How not to get stuck in snow

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On Tue, 11 Mar 2014 08:09:58 -0700, RobertMacy

Ground Loop!!!!
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I never liked the bottom of the steering wheel method. It was suggested that I try that when backing a trailer and I just couldn't get used to it. I do fine with my hand on the top, trailer or not.

Which is why I practice and think everybody should.
When I was much younger, I had a friend who felt the same way as I do - driving in reverse is a good skill to have. One Saturday night his transmission went bad and the only gear he had was reverse. I "followed" him as he drove over 10 miles in reverse to get the car home. For a short while - one exit's worth on the Van Wyck Expressway - we reached a decent speed. The only thing that slowed him down was the sound of the tranny.
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On Tue, 11 Mar 2014 17:10:24 +0000 (UTC), DerbyDad03

the open behind the removeable stamped steel grille that spent more time off than on. I'd be out at my girlfriend's place and it would start to rain - a driving west wind chasing it right up the road that I had to take to get to the highway to go home. (as well as numerous good-sized water puddles) Many a time I backed the little mini from the crowsfoot corner, through Winterbourne to the 86.
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On 2014-03-11 11:01 AM, DerbyDad03 wrote:

I disagree. I find it easier backing out. People will give you more room since they want to steal your spot. I also have a double-wide driveway, so I back out of the garage with no difficulty.
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On Mon, 10 Mar 2014 21:14:28 +0100, nestork

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On 3/10/2014 3:14 PM, nestork wrote:

All you have to do is kick them. But you want your tenants to knock them off their cars before they turn into the parking stall. You don't think they'd stop in the street to do that, do you? No, at best they'll stop in the parking lot, kick them off, then park. Either way, you'll get snow chunks accumulating in your parking lot, because it's winter time.

All they have to do is turn their wheels before backing up so as to not back right up and over the ice turds.
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Really? Would you care to explain how turning the wheel causes the rear wheels to not back up over ice turds that are directly behind the rear wheels?
Besides, the OP mentioned "parking stalls". How much can you turn while backing out of a parking stall?
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On 3/11/2014 9:04 AM, DerbyDad03 wrote:

Most cars nowadays are front wheel drive, so most resistance comes from what's blocking the front wheels. Turn the front wheels a bit and the car can move much more easily. It then only has the hump behind one or both rear wheels to climb over, and it can now do so. You don't need to turn the wheels much, nor do you need to maintain the angle of turn beyond a foot of progress. Once you're past the lump, just straighten the wheels and keep moving.
I've only been dealing with this for the past month. We got several heavy snows, and the ice turd accumulation has been relentless. I had some drop off in my garage that I wasn't aware of until they'd frozen into place. So I had to slightly maneuver around them the same way I had to maneuver around the ones in the parking stalls at work.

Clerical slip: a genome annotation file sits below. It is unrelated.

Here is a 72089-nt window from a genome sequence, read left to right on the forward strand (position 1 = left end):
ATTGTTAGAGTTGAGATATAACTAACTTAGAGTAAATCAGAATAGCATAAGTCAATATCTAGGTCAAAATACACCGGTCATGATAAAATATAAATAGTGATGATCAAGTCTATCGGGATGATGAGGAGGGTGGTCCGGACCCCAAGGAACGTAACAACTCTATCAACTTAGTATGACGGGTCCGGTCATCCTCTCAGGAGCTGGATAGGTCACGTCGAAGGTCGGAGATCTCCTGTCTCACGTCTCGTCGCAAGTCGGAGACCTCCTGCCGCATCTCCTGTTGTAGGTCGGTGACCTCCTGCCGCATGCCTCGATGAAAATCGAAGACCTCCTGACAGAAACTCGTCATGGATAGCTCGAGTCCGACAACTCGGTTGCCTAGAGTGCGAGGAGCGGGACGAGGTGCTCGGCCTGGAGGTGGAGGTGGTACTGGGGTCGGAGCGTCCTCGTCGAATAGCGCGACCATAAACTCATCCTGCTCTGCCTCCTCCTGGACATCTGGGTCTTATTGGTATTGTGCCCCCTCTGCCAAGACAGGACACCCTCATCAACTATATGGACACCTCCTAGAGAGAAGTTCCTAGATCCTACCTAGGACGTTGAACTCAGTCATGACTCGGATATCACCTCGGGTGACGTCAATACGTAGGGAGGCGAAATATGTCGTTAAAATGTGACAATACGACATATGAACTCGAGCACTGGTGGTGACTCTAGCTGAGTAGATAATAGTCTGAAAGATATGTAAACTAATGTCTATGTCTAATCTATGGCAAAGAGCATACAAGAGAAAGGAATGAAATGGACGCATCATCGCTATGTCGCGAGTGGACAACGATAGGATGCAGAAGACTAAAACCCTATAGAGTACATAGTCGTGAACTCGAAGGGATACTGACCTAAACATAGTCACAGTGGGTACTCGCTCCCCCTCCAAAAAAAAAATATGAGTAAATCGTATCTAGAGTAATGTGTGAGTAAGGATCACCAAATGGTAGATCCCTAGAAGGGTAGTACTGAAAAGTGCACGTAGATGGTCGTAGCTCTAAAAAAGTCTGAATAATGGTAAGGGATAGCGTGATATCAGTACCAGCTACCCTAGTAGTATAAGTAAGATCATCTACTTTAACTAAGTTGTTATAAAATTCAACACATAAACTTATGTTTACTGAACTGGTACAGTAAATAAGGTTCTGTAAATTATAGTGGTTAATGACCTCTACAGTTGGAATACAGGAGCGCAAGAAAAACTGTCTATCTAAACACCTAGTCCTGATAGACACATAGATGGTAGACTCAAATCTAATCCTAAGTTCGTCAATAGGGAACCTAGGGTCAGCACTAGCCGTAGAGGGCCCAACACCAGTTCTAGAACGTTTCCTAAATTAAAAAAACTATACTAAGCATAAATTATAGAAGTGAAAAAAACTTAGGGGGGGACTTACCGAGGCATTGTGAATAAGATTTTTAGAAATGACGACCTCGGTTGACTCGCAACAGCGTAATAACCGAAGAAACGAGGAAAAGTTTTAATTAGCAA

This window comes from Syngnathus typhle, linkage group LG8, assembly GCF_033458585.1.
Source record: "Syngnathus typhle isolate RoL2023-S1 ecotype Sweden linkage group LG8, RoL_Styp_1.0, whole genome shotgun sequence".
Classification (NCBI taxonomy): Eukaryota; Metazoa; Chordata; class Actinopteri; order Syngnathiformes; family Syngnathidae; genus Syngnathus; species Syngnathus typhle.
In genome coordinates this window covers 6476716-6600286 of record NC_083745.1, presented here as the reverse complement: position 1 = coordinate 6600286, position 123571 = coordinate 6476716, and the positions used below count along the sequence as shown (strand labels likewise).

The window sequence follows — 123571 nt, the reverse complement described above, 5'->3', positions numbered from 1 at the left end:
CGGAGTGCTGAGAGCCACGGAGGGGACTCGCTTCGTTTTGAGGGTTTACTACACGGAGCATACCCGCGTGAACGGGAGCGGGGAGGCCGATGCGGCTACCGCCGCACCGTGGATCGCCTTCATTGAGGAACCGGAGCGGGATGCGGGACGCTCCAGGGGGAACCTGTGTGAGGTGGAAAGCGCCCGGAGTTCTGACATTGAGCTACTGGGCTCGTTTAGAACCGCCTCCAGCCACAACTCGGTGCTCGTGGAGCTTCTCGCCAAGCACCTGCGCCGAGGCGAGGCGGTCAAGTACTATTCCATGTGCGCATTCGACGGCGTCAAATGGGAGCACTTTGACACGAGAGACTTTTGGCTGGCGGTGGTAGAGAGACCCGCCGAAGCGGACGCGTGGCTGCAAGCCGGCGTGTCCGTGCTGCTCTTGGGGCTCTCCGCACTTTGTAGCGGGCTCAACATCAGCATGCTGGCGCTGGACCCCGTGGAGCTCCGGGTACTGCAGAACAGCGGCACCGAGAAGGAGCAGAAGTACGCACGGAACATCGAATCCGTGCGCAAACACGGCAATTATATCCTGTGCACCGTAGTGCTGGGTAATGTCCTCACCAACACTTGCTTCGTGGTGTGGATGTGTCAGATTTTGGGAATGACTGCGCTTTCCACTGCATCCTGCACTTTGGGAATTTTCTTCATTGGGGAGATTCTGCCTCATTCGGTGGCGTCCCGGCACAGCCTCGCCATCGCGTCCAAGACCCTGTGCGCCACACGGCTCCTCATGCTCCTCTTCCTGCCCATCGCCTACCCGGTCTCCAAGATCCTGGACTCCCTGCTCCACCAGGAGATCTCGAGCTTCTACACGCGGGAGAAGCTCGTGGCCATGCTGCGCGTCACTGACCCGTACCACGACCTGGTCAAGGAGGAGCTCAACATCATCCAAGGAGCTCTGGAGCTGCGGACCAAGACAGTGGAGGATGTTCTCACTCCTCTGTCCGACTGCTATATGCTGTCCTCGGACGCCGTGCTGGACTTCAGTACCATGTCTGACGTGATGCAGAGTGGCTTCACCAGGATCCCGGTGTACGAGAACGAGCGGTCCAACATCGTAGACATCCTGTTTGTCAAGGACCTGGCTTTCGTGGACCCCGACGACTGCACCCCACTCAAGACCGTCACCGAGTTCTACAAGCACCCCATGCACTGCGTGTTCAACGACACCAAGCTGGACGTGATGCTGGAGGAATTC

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I used to allow a bit of 'running' space. Park slightly out of the space, then on start up gently drive forward, and ram it out in reverse and 'hop' over the clumps. Sadly, some parking lots do NOT allow backing into the stalls.
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'Oren[_2_ Wrote: > ;3209404']

Believe it or not, the law in Manitoba is that landlords are only required to remove snow from the access ways to the tenant's parking spots, not from the parking spots themselves. The parking spot is consider part of the space the tenant is renting, and it's their responsibility to maintain that space just in the same way as it's the tenant's responsibility to maintain a reasonable standard of cleanliness in their apartments. So, it's actually the tenant's responsibility to clear the snow that falls in their parking spot just as it's the tenant's responsibility to remove the dirt that accumulates on their apartment floors during their tenancy.
'Residential Tenancies Branch | Province of Manitoba' (http://tinyurl.com/oun5rhu )
The above web page contains the following statement:
In an outdoor parking lot, the landlord is responsible for clearing snow, when necessary, to give tenants access to their parking stall. The landlord doesnt have to remove snow from individual parking stalls, unless the tenant and landlord have agreed that this service will be provided.
Anyhow, I just wanted to let people know that it's good practice to remove those "ice turds" from their cars in a convenient location before parking their cars somewhere they have to back out over those things.
--
nestork


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On Thu, 13 Mar 2014 02:43:56 +0100, nestork

This is true if they have an assigned spot. If it is "general parking" the landlord may be responsible for clearing it all.

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